Sunday, May 25, 2008

A Bad Attitude Day

A recent article disturbed me deeply. The author attacked those who claim that human overpopulation is damaging the environment and depleting resources as being anti-human naysayers. The more people, the better, he ranted. Even the founder of Earth Day, Gaylord Nelson, was included in the smear.

How do you respond to such disjointed logic? How does he possibly equate wanting a future for our grandchildren as being anti-human? It’s perverse! The author wants to run the good Earth into the ground, and then accuses those who want to slow matters down as being against the good of society?

I pondered this for many days and all thoughts led me deeper to the conviction that those espousing a slower population growth are, in fact, the true humanists. To stabilize population requires, at its most fundamental, empowering women and reducing poverty. This is a moral high ground that, sadly, has escaped most of modern society and is truly humanistic.

The author’s attitude is just the opposite and seems hooked on continuing to let the good times roll and to hell with everyone else. Stabilizing population, on the other hand, is intimately wrapped in developing our social skills: caring, sharing, helping, loving. Is he blind?

Have you encountered attitudes like this? Where do you stand? Send me your comments.

(You can watch CARE Canada's amazing "I Am Powerful" video on empowering women at

Sunday, May 18, 2008

Human Population and Animal Rights - A Guest Blog

Life on Earth is disappearing fast and will continue to do so unless urgent action is taken.
The extinction crisis is escalating. But how is this crisis related to human overpopulation?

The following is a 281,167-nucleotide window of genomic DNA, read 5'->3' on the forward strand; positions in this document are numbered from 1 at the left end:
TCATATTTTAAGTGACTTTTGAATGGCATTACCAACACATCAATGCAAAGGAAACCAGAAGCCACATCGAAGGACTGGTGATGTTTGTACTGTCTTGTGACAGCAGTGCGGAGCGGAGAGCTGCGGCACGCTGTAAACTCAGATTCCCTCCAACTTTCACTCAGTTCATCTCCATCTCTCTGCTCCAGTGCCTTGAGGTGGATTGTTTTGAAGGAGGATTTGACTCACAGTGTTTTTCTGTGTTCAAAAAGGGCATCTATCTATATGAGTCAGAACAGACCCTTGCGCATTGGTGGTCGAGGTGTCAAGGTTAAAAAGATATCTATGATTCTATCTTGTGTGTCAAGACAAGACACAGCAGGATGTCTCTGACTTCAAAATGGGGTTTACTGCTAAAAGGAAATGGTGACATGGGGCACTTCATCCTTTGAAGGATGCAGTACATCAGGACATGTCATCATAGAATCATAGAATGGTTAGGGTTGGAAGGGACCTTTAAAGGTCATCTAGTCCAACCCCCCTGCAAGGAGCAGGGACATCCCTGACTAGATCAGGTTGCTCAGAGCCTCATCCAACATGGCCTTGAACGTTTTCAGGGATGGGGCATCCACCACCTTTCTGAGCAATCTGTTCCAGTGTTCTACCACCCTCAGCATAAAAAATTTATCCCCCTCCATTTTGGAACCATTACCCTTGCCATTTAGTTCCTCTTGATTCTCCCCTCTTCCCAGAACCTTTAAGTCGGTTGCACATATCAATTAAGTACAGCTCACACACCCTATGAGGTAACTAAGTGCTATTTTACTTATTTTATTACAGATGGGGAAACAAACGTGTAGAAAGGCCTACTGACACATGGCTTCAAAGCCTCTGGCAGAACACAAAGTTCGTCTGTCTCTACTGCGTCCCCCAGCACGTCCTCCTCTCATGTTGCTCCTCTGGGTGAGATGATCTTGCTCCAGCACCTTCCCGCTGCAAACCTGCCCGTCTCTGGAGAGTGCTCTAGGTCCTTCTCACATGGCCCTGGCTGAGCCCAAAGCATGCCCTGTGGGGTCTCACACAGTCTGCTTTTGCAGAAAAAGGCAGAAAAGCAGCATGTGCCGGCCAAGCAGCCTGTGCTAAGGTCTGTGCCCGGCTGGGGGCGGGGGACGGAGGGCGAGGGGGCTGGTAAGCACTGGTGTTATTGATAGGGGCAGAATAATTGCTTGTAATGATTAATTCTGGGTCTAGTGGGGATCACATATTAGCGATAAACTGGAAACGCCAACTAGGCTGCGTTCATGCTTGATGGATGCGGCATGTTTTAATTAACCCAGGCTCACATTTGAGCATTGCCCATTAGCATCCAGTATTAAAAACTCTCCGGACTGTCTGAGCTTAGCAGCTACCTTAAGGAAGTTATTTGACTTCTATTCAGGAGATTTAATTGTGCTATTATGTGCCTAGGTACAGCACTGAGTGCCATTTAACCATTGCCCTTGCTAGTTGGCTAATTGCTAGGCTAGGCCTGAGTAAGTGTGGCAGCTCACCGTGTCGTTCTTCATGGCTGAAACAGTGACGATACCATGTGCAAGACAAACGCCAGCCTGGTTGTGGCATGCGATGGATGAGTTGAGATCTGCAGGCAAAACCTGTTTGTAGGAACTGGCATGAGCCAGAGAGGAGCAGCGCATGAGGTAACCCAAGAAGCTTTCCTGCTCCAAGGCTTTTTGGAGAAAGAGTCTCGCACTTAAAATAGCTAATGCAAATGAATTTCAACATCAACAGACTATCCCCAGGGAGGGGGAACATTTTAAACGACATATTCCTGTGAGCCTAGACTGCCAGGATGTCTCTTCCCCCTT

Too many human beings doing so many destructive things on the planet is the cause of the 6th mass extinction. THIS IS AN ANIMAL RIGHTS ISSUE - THE ULTIMATE ONE.

Reviewing the global destruction of ecosystems, plummeting wild populations and species losses makes it obvious our industrial consumer culture has to stop the destruction NOW.
All life on the planet is going and going fast.

We have got to this point because we (people in our culture) think we are the only life deserving rights. People have to decide: Do they want all animals on Earth to die out? Right now they are deciding: Yes.

There are 4 things that have to happen NOW if animal life on Earth is to survive. (And I'm using the lay -- not scientific -- meaning of animals. Many people forget, ironically, that humans are animals.)

1. STOP EATING FLESH - animal and fish and fowl

It is very clear that it's too late to think just doing less of these destructive activities will prevent the extinction of life. The Earth is already in ecological melt down. Action must be DRASTIC and it must be NOW to stop the destruction of life from becoming irreversible.